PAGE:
With Halloween in the rear-view mirror and Thanksgiving and Christmas not yet on the horizon, it’s a surprisingly interesting week in theaters with four new releases debuting before Marvel’s “Black Panther: Wakanda Forever” debuts on Nov. 11 to suck all the attention away from other movies.
If you are planning on seeing “Wakanda Forever” on opening weekend, it wouldn’t be a bad idea to pre-order tickets now.
Here’s a brief preview of the surprisingly solid slate of movies that open this weekend.
Director James Gray’s semi-autobiographical coming-of-age drama is about a young Jewish boy Paul Graff (Michael Banks Repeta) and his Black friend Johnny (Jaylin Webb) who both struggle with prejudices growing up in the 1980s. The movie reportedly pulls few punches dealing with the subject matter and is getting middling to good reviews.
The Banshees of Inisherin
The dramatic-comedy reunites Colin Farrell and Brendan Gleeson, who starred in “In Bruges,” as drinking buddies, whose friendship goes sideways when Gleeson’s character decides his lifelong buddy Farrell is too dumb to associate with any longer. The film is getting solid to strong reviews.
The Return of Tanya Tucker
The documentary is about Country-music legend Tanya Tucker’s struggle to return to the stage after suffering from depression following the death of her parents. The film is getting strong reviews.
One Piece Film: Red
“One Piece” is a beloved anime franchise, and this off-shoot features Uta, a renowned singer who conceals her identity while performing. This is the story of Uta revealing her identity at a live concert. The movie has a 100 percent positive score on Rotten Tomatoes as of Nov. 2.
Review: Enola Holmes 2
Millie Bobbie Brown, of “Stranger Things” fame, co-produces and stars in “Enola Holmes 2,” a predictable but fun follow-up to the original film. It debuts today on Netflix.
If you enjoyed the first film, you’ll probably get a kick out of this sequel, directed by Harry Bradbeer. It’s an entertaining and comical, mostly all-ages who-done-it with Henry Cavill (“Man of Steel” and “The Witcher”) returning as Enola’s famous and brilliant but troubled older brother Sherlock.
Like the first movie, Brown breaks the fourth wall in this film often. You’ll either find that fun or tedious, and that might play a large factor in whether you enjoy this movie or not.
Based on the young-adult series by Nancy Springer, the film features Enola setting up her own detective agency in 1880s London with little luck. Those interested in hiring a detective are seeking her brother and not her, but when an adorable waif Bess (Serrana Su-Ling Bliss) needs help finding her missing older sister Sarah (Hannah Dodd), the game is afoot.
Enola infiltrates the workhouse factory where Sarah worked, and before long her case dovetails with one her brooding brother Sherlock is working.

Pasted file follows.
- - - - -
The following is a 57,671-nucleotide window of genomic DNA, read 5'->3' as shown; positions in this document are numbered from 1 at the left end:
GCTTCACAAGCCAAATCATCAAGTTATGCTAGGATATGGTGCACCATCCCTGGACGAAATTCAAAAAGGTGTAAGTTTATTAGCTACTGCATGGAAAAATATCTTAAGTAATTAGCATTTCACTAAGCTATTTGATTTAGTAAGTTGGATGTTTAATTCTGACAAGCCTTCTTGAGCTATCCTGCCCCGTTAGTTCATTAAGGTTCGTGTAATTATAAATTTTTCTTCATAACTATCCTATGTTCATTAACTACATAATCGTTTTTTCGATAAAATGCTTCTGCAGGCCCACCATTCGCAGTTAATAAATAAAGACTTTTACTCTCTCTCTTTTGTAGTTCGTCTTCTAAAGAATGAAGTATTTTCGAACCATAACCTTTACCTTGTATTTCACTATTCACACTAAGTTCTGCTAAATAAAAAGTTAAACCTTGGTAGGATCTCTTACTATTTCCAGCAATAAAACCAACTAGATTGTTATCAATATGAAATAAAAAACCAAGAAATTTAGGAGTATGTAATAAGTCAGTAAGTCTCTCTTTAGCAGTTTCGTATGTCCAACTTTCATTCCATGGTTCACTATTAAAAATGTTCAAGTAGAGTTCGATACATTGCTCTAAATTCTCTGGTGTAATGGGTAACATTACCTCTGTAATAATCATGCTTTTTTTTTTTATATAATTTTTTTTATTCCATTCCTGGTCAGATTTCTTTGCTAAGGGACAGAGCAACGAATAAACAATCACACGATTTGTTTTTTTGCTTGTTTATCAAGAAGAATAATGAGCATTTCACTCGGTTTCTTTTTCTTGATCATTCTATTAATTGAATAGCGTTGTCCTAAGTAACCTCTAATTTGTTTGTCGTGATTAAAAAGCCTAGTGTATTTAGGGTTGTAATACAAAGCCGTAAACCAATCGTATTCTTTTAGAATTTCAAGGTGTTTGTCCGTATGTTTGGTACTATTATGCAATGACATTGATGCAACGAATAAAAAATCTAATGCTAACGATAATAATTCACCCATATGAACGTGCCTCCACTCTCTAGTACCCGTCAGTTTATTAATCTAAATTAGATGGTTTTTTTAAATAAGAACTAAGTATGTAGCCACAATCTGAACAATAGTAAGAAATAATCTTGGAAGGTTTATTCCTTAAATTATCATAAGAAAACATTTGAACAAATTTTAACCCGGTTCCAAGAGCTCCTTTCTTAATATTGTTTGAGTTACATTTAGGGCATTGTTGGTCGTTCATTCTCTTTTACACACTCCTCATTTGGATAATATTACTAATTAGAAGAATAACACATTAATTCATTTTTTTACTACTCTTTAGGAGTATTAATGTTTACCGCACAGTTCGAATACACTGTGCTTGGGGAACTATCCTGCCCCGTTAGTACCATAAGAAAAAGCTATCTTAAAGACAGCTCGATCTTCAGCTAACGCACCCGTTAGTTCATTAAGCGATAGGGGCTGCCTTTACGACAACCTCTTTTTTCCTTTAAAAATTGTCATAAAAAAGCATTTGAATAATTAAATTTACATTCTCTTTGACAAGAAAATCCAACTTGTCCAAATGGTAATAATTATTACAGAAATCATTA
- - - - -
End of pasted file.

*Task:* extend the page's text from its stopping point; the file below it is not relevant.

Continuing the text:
Neither the plot nor the mystery are great shakes, but Brown is a capable comedienne with a winning charisma that makes her fun to watch. Cavill is solid as Sherlock though he does seem a bit buff for the part, and his warning to Enola not to become obsessed with sleuthing like him is tender and heartening.
Brown is a star and she outshines her would-be beau Lord Tewkesbury (Louis Partridge) in every scene. Their lack of chemistry leaves the viewer wondering why Enola even bothers with him.
Holmes fans will see where the story is going well before the mystery totally unfolds, but the joy of watching the movie is seeing Brown’s star rise before our eyes.
(PG-13) 2 hr. 9 min.
New in Local Theaters
Classic Corner – Planes, Trains and Automobiles
Thanksgiving is arriving a bit early this year, well, Thanksgiving on the big screen that is.
“Planes, Trains and Automobiles” is playing at 3 p.m. Sunday and 7 p.m. Monday at the Malco Razorback in Fayetteville and the Malco Pinnacle Hills in Rogers in conjunction with Fathom Events.
There are scores of Christmas movies, and if you connect horror movies to Halloween like I do, then there literally thousands of them to pick from. But what about Thanksgiving?
That’s a tougher call. Thanksgiving has to be the most cinematically under-serviced holiday of all.
However, director John Hughes’ “Planes, Trains and Automobiles” is so funny, perfect, and right that it almost makes up for the dearth of Turkey Day films.
The 1987 road comedy captures perfectly the hustle, bustle, and even the loneliness the holiday season can exacerbate in our modern society.
Everyone has felt the pain of Steve Martin’s Neal Page as circumstances conspire to blow up even his most carefully drawn up plans.
And if we don’t recognize his frustration in ourselves, then we at least know of someone who has at least a smidgeon of the loneliness that drives John Candy’s Del Griffith to be a world-class pain in the rear.
Those unavoidable truths lift “Planes, Trains and Automobiles” above other funny but lightweight comedies.
However the movie is memorable for its hilarity. Candy’s let-it-all-hang-out, blowhard Del drives Martin’s fastidiously high-strung Del absolutely batty as the latter struggles to get home to his family for Thanksgiving.
And, all these years later, the pillow scene remains as uncomfortable as it is funny.
If you’ve never seen “Planes, Trains and Automobiles,” you’re in for a treat. If you have seen it and elect to watch it again, it’s like catching up with an old, funny pal during the holidays.